Site icon Random Scottish History

Of the Borough of Rutherglen, its Charters, Set, Antiquities, &c., Part X., pp.98-106.

[History of Rutherglen Contents]

BEFORE I finish the account of the borough, it will be necessary to make a few remarks on the character of the inhabitants. It may, in general, be observed, that they were always attached to the interest of government. Perhaps the only circumstance that seemingly contradicts this assertion, was an affair which happened on the 29th of May, 1679. On that day, both the birth and restoration of the King, was, at Rutherglen, celebrated with bonfires,1 and other marks of rejoicing. A body of men, about 80 in number, who were incensed at government on account of the persecutions to which it gave its sanction, assembled at the cross of Rutherglen, with a fixed resolution to execute a plan they had previously concerted: but whether any of them were inhabitants of the town is uncertain. Having chosen a leader, they sung psalms and prayed. The acts of parliament against Conventicles were committed to the flames of the bonfire, which was immediately extinguished. This was the first public appearance of the Bothwell-bridge association, or rebellion, as it is sometimes called. 

THE following is the account which Guthrie, in his history of Scotland, gives of the above-mentioned transaction. “In the year 1679, immediately after Sharp, Bishop of St. Andrew’s death, that the cruelty of Lord Lauderdale and his party arose to such a height against the Presbyterians, that many of them resolved to assert their liberty by taking up arms. Bout 80 of them assembled in Rutherglen: a young preacher, one Hamilton, was declared their head; and on the 29th of May they drew up a declaration against all the acts of parliament relating to religion, and publickly committed them to the flames of the bonfires that had been lighted up in commemoration of the day. After a successful engagement with Capt. Graham of Claverhouse, they took possession of the town of Hamilton. After a slight skirmish they made themselves masters of Glasgow, but were soon afterwards totally defeated at Bothwell-bridge by the Duke of Monmouth. This was on the 22d of June, so that the whole lasted no longer than 14 days.” 

THE inhabitants of Rutherglen are considerable adepts in borough politics. This, however, does not, in general, obstruct an industrious application to their several employments. But their tranquillity meets, at times, with short interruptions. A competition for their influence, in a vote for a member of parliament, sometimes convulses the community; enervates the sinews of industry; and brings ruin on some few individuals. On these occasions one would be ready to think, that liberty was turned into licentiousness, and that the privileges of royal boroughs were curses, instead of blessings, to the persons possessed of them. But where is the constitution that that is free from defects? or where the people that may not in some instances go wrong? 

IT may, however, be observed, that the inhabitants are so far from being bad members of society, that none of them have, in the memory of man, committed any crime, for which they were brought to public punishment.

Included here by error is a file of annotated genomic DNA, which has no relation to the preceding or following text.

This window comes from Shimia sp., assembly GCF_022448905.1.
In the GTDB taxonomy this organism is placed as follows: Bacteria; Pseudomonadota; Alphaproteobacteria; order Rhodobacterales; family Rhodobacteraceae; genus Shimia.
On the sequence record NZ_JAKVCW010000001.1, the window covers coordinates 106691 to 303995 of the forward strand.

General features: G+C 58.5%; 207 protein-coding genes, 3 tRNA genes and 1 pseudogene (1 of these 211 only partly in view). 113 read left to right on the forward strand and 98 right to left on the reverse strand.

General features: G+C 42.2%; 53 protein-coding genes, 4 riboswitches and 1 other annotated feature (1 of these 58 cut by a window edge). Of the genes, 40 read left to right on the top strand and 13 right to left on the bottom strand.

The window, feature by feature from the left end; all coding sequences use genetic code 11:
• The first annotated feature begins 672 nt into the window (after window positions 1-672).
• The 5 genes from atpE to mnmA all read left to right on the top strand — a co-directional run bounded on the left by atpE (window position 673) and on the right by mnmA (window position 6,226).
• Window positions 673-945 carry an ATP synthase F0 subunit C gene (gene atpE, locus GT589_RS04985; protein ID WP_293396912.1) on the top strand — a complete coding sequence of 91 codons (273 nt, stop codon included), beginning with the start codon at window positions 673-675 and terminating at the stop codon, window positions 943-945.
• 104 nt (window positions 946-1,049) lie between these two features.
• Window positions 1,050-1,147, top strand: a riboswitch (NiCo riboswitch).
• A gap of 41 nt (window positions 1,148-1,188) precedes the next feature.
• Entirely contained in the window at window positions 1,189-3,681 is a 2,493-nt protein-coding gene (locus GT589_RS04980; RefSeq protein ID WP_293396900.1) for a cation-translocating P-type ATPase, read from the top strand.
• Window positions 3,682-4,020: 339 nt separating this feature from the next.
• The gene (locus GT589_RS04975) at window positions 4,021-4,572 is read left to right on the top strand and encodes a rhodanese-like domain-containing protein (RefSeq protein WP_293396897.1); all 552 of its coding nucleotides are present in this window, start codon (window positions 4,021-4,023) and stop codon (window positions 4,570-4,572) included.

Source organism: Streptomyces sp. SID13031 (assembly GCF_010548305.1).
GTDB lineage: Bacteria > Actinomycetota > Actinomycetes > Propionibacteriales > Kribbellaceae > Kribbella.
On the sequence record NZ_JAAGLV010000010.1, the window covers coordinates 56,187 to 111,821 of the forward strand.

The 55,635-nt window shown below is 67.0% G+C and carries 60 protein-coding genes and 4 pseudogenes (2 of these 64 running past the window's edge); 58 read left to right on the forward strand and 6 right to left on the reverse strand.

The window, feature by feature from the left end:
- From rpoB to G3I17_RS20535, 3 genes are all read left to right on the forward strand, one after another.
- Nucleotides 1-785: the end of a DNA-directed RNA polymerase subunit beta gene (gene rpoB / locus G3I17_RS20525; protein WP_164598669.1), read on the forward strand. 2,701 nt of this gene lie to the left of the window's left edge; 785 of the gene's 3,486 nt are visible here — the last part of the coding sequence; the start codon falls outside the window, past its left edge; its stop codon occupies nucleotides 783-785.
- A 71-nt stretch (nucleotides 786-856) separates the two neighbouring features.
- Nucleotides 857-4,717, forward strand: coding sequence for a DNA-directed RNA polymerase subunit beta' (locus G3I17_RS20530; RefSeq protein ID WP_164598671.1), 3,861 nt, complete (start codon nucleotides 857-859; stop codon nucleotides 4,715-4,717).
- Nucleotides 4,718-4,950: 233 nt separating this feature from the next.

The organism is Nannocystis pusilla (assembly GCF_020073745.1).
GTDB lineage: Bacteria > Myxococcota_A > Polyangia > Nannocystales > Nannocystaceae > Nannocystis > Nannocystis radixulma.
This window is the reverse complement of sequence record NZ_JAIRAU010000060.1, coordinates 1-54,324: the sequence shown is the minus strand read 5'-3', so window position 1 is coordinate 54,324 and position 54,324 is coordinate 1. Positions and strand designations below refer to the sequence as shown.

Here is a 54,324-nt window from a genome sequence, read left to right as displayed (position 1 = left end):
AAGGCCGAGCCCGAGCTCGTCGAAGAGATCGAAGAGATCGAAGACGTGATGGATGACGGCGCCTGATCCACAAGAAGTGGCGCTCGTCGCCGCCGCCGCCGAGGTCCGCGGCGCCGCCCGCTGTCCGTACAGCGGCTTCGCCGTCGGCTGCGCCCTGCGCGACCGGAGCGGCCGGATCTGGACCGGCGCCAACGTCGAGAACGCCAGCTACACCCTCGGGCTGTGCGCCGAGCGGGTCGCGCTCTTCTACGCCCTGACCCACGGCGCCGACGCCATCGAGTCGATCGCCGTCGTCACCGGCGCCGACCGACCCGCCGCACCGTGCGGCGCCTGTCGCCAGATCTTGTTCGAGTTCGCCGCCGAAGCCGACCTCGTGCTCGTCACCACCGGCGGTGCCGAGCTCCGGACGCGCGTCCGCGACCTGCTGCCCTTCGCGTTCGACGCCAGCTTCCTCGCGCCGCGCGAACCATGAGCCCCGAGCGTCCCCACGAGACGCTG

THE community of Rutherglen is strongly attached to the established church of Scotland. There is not, in the whole town, above seven or eight families belonging to different parties of the Secession. 

TO this part of the history properly belongs an account of the different trades and occupations of the inhabitants. That account, however, shall be reserved for the next chapter, in which is given a table containing the number of individuals employed in each, through the whole parish. 

THE following is a list of the Commissioners from Rutherglen, to the Parliament of Scotland, as their names are inserted in the records of Parliament. It may be observed that sometimes, in these records, the boroughs, whose representatives were present, are only mentioned, but the names of the Commissioners from Rutherglen, who were present at the Parliaments held, 1st June, 1478:- 19th March, 1480-1:- 18th March, 1481-2:- 2d Dec. 1482:- 6th Oct. 1488:- 10th Nov. 1579, are not mentioned in the records. But the following are marked.2

23d Oct. 1579,

Rob. Lindsay.

13th July, 1587,

David Spens.3

20th Sept. 1612,

And. Pinkertoun.

28th June, 1617,

Rob. Lindsay, & James Riddell.

25th July, 1621,

John Pinkertoun.

20th June, 1633,

John Scott.

1st Jan. 1661,

David Spens.

19th Oct. 1669,

James Riddell.

22d July, 1670,

James Riddell.

12th June, 1672,

James Riddell.

12th Nov. 1673,

David Spens.

14th March, 1689,

John Scott, in the Convention.

5th June, 1689,


15th April, 1690,


18th April, 1693,


9th May, 1695,


8th April, 1696,


19th July, 1698,


21st May, 1700,


29th Oct. 1700,


6th May, 1703,

George Spens.

6th July, 1704,


28th June, 1705,


3d Oct. 1706,


THE following are the names of the Provosts of Rutherglen, as these names are recorded in the Council books. Most of the records of the Borough, prior to about the year 1570, are irrecoverably lost.

1616, John Riddell
1660,      do.
1704, Andrew Leitch.
1748, John Paterson.
1617, Andrew Pinkertoun.
1661, John Scott.
1705, George Spens.
1749, David Scott.
1662,      do.
1706, Andrew Leitch.
1750, Robert Spens.
1619, John Riddell.
1663,      do.
1707, George Spens.
1620, Andrew Pinkertoun.